In late November of 2009, the town of Cockermouth, in the Lake District of England, had a flood. Heavy rains—16 inches in 24 hours—led the rivers Cocker and Derwent to overflow their stone barriers; the buildings of the medieval town, as a result, ended up submerged in 10 feet of water. Among those buildings was Jennings Brewery, one of the few establishments in the world that brews real ale—a beer, rich and dark and featuring a texture that connoisseurs might call "chewy." Real ale is, to the extent that beers resemble animals, endangered. This is partly because it requires a very particular type of yeast in its brewing: a yeast that, during fermentation, sits on top of the wort, the sugary liquid extracted from the mashing process, rather than sinking to the bottom.
"The yeast," Adam Rogers writes in his new book Proof: The Science of Booze, "is one of the main things that makes ale special." And after the Cockermouth flood, Jennings' strain of yeast "was gone. Drowned."
This led Rebecca Adams, head of the lab at Jennings—because what is beer-brewing, ultimately, if not lab work—to a four-story building in Norwich, nearly 300 miles southwest of Cockermouth. The building houses Britain's National Collection of Yeast Cultures, which is, as its name suggests, a repository of the microbes that help humans produce booze. The repository is, as the NCYC describes itself, "the UK’s premier collection of yeast cultures": It holds more than 4,000 strains of the stuff, 800 of them brewing yeasts, that have been collected over the past 65 years. The yeast in the archive isn't simply used for beer-brewing and booze-distilling; it also has applications in medicine (cancer research, for example) and industry.
For Jennings, however, the NCYC—a living database, literally—was a very particular kind of insurance policy. Its lab had deposited a sample of the Jennings brewing yeast, the key component in its signature ale recipe, with the Center. Which meant that, even after the flood, it could keep brewing. (It borrowed other brewers' equipment while it rebuilt its own facilities.)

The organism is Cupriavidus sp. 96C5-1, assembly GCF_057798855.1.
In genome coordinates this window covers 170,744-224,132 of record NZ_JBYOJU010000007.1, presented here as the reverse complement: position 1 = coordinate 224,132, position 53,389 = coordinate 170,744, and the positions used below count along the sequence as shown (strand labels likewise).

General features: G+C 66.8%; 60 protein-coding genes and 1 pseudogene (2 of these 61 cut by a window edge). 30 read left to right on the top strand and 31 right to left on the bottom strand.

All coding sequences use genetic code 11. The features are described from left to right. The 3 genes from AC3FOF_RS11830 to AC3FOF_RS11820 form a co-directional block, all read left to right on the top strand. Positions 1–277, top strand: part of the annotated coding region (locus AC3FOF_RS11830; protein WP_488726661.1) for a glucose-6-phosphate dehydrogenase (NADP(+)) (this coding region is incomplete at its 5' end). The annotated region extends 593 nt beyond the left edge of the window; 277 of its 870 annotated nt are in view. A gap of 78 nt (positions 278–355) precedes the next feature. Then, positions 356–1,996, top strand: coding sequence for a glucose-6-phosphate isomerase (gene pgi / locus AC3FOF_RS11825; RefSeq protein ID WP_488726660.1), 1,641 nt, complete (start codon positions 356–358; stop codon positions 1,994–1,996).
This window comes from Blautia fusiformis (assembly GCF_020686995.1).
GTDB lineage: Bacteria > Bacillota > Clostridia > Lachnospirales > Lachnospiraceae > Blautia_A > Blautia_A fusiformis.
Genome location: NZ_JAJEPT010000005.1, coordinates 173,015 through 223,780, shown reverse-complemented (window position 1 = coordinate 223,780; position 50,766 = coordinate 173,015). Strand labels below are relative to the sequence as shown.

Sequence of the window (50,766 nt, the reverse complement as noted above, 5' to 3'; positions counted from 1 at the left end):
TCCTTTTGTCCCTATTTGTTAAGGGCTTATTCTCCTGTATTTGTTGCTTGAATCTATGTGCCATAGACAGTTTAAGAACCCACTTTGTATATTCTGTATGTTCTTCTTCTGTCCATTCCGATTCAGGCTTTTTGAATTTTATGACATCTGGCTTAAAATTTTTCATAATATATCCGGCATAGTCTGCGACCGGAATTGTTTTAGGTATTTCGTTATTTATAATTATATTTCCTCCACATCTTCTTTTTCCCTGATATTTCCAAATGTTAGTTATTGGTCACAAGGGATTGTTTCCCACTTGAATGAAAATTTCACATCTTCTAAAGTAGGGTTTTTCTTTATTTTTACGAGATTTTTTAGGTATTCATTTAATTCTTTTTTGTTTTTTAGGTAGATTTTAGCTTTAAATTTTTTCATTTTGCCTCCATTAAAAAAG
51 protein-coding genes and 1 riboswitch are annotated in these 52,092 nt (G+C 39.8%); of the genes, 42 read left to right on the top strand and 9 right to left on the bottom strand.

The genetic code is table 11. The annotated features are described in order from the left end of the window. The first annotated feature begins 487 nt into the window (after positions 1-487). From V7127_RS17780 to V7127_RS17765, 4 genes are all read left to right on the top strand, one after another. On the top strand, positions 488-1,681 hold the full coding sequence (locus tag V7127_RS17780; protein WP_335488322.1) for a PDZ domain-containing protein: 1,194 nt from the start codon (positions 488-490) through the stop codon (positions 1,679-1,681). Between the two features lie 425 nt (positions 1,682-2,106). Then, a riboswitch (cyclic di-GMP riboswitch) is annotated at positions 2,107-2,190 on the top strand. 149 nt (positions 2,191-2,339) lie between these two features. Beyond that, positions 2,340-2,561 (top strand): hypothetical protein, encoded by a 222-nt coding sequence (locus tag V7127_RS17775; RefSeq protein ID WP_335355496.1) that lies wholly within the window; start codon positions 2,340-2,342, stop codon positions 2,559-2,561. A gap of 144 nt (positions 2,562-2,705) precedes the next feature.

The Center preserves its samples of yeast in a form called "slope," suspended in agar in glass vials and then frozen. It also makes backups of the brewers' backups, in the form of freeze-dried yeast powder, sealed inside glass ampules and stored inside cabinets—they resemble filing cabinets, Rogers notes—in a large, refrigerated room. "Their tops have the pulled-taffy look of glass that's been melted over a Bunsen burner," he writes. "Inside each is a bit of cotton and a puff of white dust. That's the yeast."
The yeast is, in its way, living history. Brewers can house their strains securely as well as deposit them in an open collection; this gives other brewers the possibility of using that yeast for their own creations. (If you want buy some, you can do so here.) Today's microbrewers are eager to make new concoctions with yeast from the 1940s, Chris Bond, the collection manager, tells Rogers. (And once, "we actually had someone trying to recreate a South American beer from the Incas," he notes.) You can think of the Center as a strain, if you'll pardon the pun, of the Svalbard Global Seed Vault in Norway—an archive meant to preserve our bio-heritage. The Center treats microbes not just as ingredients in some of humanity's oldest recipes (beer! booze!), but also as part of a heritage worth preserving in its own right. It recognizes our cultural reliance on microbes.
"If you are a brewer and you plan to make a product people like, and keep making it the same way," Rogers writes, "you must maintain your yeast." Which is also to say: "If you lose your yeast, you're dead."